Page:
Azine Graff, PsyD
Anxiety is not always easy to spot in children, and since children are often still learning how to identify their emotions, they are not always able to verbalize what they are experiencing. What can make it even more challenging is that a child’s anxiety can overlap with symptoms of ADD/ADHD, as children with anxiety may also fidget, be forgetful or have difficulty concentrating. It is not uncommon for children with some form of anxiety to be misdiagnosed with ADD/ADHD.
Anxiety can also be disguised as irritability or defiance, which makes it all the more confusing for adults to spot.
Most of us have long forgotten the pressures that children face and the various scenarios that can spark worries—starting a new sport, taking a test, making a new friend, and answering the teacher’s question when called upon, to name a few. With a variety of factors coming into play, when a child does not know how to manage their emotions, they will likely exhibit their feeling through a behavior. They may act out and they may withdraw. They may look like they are angry, and even make harsh statements.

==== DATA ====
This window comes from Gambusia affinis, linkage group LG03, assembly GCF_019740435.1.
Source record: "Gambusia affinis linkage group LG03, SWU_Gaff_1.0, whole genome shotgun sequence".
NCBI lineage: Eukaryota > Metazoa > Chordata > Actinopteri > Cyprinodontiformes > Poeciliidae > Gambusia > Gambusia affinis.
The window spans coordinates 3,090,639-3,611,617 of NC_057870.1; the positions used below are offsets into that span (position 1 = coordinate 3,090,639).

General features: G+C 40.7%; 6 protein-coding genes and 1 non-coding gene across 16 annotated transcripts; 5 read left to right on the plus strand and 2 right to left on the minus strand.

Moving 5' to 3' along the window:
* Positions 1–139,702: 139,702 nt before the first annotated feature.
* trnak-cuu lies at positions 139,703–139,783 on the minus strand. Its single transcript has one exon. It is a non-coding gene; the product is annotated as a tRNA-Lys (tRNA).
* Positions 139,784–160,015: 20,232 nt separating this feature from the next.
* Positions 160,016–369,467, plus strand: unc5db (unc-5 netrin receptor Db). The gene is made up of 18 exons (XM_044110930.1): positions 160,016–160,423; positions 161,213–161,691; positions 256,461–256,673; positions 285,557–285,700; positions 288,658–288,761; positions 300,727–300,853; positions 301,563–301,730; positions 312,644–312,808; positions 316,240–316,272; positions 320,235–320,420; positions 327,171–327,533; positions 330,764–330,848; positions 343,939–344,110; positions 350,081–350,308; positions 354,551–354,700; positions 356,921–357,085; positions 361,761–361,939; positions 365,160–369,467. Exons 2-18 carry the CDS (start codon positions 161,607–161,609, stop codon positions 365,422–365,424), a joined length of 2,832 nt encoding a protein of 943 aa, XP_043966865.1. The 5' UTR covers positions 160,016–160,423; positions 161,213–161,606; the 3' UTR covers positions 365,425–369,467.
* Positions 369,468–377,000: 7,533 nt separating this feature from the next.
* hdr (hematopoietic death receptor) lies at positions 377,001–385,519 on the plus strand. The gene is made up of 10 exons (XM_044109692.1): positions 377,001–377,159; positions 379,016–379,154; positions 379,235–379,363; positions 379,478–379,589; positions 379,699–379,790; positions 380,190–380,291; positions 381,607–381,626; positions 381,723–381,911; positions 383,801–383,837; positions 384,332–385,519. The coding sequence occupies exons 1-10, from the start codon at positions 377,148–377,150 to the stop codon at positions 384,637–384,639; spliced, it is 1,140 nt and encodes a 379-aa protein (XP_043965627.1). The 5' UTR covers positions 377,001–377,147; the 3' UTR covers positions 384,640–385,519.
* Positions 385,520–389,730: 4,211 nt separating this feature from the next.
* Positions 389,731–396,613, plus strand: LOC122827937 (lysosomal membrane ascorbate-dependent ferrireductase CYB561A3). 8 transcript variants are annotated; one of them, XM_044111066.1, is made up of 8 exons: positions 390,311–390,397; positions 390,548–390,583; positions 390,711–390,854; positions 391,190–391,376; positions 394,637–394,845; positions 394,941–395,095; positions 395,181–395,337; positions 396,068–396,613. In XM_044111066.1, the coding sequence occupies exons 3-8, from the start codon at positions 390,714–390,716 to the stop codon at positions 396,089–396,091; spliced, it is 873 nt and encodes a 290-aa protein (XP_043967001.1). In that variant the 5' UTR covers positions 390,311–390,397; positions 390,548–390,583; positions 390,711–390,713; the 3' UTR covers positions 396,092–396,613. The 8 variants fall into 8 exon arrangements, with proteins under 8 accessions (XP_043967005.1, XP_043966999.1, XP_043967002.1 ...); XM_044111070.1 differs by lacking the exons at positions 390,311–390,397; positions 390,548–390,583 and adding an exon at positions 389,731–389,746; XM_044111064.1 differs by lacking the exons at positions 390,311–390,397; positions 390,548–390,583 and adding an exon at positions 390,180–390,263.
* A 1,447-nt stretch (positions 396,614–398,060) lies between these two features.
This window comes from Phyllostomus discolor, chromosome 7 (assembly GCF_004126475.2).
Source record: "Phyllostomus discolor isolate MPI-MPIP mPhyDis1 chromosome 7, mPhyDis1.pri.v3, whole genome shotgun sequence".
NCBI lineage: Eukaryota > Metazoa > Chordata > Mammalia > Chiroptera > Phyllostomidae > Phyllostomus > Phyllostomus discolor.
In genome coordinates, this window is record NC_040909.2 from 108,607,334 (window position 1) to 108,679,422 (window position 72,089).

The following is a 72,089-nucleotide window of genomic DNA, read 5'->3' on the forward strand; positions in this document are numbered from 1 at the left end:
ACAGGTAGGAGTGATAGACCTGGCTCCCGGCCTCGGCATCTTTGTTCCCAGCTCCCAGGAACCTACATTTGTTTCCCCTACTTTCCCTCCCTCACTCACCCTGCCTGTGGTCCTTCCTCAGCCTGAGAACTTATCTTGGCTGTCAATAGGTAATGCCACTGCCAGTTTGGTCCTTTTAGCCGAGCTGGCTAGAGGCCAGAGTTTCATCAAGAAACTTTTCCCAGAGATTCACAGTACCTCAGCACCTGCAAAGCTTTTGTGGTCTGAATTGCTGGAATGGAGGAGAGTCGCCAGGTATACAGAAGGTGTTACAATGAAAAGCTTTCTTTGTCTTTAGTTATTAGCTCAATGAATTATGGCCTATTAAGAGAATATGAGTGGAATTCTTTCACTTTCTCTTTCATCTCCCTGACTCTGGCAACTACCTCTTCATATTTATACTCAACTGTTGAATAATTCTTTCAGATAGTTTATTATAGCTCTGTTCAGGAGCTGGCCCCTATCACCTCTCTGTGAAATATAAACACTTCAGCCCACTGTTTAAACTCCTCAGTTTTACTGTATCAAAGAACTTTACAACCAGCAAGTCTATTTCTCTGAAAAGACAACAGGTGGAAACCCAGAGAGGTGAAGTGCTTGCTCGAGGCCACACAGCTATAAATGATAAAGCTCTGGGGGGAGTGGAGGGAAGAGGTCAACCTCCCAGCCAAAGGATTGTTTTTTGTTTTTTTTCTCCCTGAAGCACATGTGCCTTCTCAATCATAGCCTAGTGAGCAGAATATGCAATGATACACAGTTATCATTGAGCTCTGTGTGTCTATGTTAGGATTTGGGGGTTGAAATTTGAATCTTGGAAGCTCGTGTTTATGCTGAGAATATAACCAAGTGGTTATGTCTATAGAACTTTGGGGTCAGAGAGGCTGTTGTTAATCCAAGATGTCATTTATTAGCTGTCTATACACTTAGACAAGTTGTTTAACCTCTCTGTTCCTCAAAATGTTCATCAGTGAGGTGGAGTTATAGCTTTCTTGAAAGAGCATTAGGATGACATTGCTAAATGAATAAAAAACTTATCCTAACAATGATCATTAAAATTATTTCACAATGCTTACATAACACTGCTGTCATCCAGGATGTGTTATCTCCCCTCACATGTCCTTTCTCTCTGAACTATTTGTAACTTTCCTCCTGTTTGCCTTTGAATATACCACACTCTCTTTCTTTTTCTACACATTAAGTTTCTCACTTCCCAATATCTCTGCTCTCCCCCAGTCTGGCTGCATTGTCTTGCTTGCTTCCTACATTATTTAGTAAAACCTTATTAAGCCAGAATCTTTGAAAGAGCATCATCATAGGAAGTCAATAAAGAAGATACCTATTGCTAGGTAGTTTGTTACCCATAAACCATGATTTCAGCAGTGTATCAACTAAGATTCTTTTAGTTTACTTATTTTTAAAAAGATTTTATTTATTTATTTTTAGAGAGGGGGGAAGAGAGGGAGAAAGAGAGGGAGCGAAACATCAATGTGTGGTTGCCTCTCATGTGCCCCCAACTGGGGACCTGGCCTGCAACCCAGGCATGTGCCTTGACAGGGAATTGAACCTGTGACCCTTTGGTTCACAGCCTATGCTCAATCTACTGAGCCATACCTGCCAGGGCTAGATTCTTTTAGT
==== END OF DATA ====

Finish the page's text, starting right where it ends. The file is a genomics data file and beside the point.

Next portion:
Children with anxiety may make statements that are code for something else. Here are eight common examples:
1. “I don’t want to go to bed” may mean “I am afraid of being alone in my bed.”
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